Picture odf the western tarsier by Tabdulla, licensed under GFDL You can help spreading the word about this animal by liking it on facebook

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Thursday 10 January 2013 The Dzhungarian Hamster - Small animal, big appetite

Dzhungarian hamsterThe Dzhungarian hamster (Phodopus sungorus) is a dwarf rodent with similar characteristic to the larger breeds. These hamsters, which are easy to tame and make good pets for children, come in a variety of colors from gray to a pinkish white. Due to domestication, they can now be found in at least three additional colors - albino, opal, and argent.

Characteristics
Dzhungarian hamster adults are known for having a characteristic darkened stripe of fur that runs from head to tail, and being covered with thick fur throughout. Their bodies are rounded with wide, short legs and sharp claws and teeth. They have black eyes, long whiskers, and fairly short tails. Fur becomes lighter during winter months. Other defining traits include their solitary behavior and burrowing abilities.

Behavior
Dzhungarian hamsters are solitary animals by nature, only meeting for breeding purposes. They live in underground burrows and bring in grass, feathers, or other soft findings to nest in. As for their diet, these hamsters eat grains such as barley and wheat, seeds, legumes, chickpeas, and some plants, which they store in huge cheek pouches while foraging, then store in their burrows. This food management is very useful, especially during the long winter months when they enter a state of hibernation, only waking on warmer days to eat. This hamster has few predators except owls and smalls cats such as the Snow Leopard.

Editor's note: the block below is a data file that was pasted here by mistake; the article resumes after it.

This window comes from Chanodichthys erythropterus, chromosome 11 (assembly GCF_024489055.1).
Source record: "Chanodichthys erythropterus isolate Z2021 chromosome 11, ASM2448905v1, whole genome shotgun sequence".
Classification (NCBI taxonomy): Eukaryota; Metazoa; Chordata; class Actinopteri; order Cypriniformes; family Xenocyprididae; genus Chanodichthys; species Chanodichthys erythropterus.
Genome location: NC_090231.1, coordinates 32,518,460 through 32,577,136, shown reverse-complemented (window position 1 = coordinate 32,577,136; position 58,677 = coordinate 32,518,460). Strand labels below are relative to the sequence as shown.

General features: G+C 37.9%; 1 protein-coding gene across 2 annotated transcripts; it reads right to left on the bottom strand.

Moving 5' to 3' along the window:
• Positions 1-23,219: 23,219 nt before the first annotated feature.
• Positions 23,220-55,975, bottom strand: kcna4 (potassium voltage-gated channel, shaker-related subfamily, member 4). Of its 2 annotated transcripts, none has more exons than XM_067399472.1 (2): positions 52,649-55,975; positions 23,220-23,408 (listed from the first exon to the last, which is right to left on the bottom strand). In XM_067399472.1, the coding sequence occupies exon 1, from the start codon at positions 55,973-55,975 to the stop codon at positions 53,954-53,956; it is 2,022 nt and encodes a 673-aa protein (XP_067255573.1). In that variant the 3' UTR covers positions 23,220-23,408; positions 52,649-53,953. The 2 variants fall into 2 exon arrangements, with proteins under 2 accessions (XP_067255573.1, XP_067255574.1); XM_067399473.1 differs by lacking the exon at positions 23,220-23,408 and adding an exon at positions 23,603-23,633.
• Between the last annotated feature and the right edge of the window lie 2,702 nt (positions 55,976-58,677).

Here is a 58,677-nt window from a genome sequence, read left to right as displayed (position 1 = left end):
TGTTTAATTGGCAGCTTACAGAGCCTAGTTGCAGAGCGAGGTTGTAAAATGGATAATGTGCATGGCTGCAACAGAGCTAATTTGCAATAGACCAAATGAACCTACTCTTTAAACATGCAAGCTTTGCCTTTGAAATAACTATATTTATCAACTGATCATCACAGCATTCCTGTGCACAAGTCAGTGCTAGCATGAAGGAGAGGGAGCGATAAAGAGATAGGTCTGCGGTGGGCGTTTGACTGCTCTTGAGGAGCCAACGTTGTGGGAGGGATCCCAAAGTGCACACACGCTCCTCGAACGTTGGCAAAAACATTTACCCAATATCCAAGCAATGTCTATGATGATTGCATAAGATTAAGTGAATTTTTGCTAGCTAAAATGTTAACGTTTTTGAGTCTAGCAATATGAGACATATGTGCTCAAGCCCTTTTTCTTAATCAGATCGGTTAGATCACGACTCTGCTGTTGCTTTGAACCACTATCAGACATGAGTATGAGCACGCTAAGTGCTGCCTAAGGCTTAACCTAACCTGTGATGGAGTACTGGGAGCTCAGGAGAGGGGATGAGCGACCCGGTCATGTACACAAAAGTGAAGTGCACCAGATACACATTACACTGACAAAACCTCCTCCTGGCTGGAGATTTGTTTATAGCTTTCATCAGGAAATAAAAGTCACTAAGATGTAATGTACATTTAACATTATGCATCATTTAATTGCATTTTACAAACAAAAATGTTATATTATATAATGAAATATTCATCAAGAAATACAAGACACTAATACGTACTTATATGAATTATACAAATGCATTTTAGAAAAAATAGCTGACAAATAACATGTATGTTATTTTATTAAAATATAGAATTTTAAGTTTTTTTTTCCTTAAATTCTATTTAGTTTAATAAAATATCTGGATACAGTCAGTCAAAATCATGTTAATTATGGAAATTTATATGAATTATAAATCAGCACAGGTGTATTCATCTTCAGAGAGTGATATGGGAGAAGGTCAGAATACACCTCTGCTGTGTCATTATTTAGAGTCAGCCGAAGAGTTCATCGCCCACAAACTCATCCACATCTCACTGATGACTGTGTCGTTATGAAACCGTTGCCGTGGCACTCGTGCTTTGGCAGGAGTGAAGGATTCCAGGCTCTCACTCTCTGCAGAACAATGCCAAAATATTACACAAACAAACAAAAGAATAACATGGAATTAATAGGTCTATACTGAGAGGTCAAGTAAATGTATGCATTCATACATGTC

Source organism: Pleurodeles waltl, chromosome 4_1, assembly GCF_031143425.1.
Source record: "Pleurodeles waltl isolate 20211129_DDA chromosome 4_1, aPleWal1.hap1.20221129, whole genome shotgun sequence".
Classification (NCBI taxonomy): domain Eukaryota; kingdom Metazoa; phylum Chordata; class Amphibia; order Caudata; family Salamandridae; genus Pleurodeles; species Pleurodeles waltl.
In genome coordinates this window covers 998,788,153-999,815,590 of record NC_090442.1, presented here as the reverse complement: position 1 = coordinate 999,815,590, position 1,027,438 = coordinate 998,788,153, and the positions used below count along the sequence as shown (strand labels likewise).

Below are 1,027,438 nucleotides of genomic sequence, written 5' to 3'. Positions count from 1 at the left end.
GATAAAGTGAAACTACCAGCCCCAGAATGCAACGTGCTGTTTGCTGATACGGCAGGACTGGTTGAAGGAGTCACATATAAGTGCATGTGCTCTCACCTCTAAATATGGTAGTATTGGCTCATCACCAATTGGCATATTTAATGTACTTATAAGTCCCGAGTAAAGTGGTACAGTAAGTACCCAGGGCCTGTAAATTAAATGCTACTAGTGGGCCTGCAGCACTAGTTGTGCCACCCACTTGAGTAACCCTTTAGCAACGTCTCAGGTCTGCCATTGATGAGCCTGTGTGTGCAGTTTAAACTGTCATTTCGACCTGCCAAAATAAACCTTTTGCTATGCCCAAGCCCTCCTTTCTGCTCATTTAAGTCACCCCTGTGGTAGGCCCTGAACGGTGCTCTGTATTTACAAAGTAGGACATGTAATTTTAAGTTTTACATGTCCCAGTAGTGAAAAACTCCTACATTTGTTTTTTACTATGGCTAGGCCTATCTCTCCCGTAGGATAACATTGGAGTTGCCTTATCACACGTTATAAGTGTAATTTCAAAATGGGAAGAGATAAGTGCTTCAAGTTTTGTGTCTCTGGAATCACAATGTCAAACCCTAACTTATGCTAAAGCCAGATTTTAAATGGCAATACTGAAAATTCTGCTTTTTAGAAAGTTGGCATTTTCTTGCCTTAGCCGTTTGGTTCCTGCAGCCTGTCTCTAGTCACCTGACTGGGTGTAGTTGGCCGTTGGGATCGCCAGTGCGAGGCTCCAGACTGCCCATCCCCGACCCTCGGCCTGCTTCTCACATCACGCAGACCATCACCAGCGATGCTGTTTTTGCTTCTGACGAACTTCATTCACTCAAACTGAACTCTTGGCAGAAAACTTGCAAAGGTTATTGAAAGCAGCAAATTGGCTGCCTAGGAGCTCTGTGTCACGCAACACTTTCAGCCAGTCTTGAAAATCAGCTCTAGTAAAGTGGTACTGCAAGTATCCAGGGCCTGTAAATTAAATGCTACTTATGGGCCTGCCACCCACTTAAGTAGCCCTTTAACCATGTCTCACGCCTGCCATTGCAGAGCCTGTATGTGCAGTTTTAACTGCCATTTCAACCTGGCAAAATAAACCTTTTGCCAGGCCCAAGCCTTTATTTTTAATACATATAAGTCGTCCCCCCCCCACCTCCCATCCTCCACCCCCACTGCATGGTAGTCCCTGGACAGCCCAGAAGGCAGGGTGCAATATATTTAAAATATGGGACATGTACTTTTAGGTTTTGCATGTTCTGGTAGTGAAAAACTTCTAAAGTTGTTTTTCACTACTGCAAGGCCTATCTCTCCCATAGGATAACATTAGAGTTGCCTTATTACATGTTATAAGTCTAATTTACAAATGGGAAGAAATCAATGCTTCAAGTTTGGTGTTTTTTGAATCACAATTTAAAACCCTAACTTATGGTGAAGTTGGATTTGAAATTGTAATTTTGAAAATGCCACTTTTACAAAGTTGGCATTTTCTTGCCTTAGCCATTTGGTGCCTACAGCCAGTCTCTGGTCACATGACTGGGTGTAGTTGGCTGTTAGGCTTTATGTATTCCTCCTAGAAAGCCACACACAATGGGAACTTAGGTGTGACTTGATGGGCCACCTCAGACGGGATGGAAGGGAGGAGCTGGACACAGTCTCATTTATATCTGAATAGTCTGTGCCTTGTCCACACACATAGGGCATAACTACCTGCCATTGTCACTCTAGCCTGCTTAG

While these rodents may be considered pests to agriculture in their native homelands of Russia, Siberia, Kazakhstan, and other semi-arid regions, they are welcome in many homes as pets.

Although their maximum life span is only 4 years, females are able to produce up to four litters every year, with each litter size between 5 and 12 pups who each become sexually mature within two to three months. Gestation periods are between 18 and 22 days, with 40 days in between. Pups are born hairless and blind. Their maturity rate and large litter sizes give their breed a strong survival rate. The hamster's conservation status is listed as Least Concern, meaning they are in no danger of extinction.